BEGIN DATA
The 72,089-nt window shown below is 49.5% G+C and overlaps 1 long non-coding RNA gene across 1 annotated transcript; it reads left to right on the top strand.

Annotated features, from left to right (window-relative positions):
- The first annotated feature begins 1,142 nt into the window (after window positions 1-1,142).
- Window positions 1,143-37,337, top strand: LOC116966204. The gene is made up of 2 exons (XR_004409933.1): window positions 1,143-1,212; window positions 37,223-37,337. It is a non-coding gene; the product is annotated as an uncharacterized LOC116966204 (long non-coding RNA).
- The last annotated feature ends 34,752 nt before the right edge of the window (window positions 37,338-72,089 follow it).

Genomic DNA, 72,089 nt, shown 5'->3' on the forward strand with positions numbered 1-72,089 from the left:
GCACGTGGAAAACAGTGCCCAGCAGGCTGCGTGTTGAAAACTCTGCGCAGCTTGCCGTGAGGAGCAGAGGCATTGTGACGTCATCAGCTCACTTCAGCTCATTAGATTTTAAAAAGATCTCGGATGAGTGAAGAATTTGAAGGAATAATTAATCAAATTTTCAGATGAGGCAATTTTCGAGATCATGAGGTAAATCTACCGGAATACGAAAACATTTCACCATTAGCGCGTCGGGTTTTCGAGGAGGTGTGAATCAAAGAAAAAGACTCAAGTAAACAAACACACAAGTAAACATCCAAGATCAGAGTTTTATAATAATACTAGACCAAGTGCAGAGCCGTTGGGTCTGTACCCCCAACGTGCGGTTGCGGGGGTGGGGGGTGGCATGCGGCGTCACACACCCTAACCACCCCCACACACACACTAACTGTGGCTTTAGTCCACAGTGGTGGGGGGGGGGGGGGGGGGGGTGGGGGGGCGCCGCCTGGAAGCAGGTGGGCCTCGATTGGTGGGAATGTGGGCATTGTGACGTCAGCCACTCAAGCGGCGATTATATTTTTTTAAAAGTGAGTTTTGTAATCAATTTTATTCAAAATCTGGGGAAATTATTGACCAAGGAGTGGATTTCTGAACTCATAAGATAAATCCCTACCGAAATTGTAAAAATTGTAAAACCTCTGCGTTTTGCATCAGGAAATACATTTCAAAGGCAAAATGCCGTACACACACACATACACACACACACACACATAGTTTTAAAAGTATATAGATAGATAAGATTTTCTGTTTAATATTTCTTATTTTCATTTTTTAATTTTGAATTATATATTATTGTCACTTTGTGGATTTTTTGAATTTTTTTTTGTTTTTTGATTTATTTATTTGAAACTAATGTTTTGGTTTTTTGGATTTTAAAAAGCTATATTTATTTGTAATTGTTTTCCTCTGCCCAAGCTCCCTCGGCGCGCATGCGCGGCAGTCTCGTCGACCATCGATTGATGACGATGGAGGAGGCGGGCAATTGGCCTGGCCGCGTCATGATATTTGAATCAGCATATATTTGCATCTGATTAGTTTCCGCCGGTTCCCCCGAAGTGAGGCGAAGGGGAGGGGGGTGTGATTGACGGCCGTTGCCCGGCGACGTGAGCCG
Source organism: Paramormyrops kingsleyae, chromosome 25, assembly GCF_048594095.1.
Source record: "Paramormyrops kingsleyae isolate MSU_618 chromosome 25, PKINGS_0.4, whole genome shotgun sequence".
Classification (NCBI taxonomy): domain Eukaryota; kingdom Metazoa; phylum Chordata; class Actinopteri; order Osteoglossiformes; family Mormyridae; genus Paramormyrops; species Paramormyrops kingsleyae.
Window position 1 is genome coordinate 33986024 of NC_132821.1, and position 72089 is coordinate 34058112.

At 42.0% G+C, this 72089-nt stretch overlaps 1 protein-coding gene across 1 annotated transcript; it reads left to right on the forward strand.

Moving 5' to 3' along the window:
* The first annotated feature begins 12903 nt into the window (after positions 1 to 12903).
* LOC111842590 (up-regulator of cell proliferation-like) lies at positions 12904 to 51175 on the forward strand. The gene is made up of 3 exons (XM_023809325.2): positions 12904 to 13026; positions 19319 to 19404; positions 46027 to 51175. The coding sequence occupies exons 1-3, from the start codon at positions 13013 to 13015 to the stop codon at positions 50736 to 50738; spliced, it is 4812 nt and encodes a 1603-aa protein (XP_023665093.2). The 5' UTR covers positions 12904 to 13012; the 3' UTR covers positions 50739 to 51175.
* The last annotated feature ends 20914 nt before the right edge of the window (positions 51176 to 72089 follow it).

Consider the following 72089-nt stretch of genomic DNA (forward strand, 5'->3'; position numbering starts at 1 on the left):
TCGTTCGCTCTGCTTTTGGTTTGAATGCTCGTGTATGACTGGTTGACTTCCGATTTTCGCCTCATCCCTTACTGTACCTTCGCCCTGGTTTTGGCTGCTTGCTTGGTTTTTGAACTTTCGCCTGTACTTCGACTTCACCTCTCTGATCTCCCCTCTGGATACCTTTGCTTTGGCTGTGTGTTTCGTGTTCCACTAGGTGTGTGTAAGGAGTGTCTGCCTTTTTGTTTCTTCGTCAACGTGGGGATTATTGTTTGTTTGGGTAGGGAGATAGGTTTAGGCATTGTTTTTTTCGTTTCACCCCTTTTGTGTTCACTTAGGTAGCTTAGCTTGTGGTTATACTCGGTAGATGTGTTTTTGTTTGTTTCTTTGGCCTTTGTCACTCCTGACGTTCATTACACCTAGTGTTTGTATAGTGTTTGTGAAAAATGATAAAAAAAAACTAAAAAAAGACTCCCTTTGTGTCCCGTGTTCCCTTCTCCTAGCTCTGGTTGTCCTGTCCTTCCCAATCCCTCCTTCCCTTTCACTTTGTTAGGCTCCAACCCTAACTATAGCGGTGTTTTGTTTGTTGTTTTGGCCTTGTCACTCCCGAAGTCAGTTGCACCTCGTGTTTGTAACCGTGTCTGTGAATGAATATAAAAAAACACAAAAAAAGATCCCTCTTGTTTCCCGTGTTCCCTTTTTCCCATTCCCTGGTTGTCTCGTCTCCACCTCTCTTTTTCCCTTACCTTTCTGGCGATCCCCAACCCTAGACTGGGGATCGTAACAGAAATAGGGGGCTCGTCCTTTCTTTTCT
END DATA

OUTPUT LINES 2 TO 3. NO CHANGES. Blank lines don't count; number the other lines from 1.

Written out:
Annotated features, from left to right (window-relative positions):
- The first annotated feature begins 1,142 nt into the window (after window positions 1-1,142).